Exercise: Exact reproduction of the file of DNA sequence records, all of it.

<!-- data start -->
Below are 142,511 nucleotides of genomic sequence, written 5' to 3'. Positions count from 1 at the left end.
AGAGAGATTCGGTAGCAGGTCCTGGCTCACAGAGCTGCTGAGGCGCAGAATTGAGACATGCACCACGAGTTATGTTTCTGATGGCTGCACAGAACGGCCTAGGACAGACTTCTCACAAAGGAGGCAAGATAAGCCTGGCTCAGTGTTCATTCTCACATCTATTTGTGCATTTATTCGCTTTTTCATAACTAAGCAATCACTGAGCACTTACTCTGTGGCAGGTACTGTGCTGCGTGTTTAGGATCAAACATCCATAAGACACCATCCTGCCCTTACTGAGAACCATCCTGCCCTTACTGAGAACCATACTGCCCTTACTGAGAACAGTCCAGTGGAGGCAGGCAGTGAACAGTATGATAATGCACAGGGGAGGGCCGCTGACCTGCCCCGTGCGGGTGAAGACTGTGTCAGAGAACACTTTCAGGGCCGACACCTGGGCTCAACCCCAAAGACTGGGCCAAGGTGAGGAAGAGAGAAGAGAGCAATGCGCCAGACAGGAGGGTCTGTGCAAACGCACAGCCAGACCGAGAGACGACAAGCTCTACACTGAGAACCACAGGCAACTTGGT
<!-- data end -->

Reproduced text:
Below are 142,511 nucleotides of genomic sequence, written 5' to 3'. Positions count from 1 at the left end.
AGAGAGATTCGGTAGCAGGTCCTGGCTCACAGAGCTGCTGAGGCGCAGAATTGAGACATGCACCACGAGTTATGTTTCTGATGGCTGCACAGAACGGCCTAGGACAGACTTCTCACAAAGGAGGCAAGATAAGCCTGGCTCAGTGTTCATTCTCACATCTATTTGTGCATTTATTCGCTTTTTCATAACTAAGCAATCACTGAGCACTTACTCTGTGGCAGGTACTGTGCTGCGTGTTTAGGATCAAACATCCATAAGACACCATCCTGCCCTTACTGAGAACCATCCTGCCCTTACTGAGAACCATACTGCCCTTACTGAGAACAGTCCAGTGGAGGCAGGCAGTGAACAGTATGATAATGCACAGGGGAGGGCCGCTGACCTGCCCCGTGCGGGTGAAGACTGTGTCAGAGAACACTTTCAGGGCCGACACCTGGGCTCAACCCCAAAGACTGGGCCAAGGTGAGGAAGAGAGAAGAGAGCAATGCGCCAGACAGGAGGGTCTGTGCAAACGCACAGCCAGACCGAGAGACGACAAGCTCTACACTGAGAACCACAGGCAACTTGGT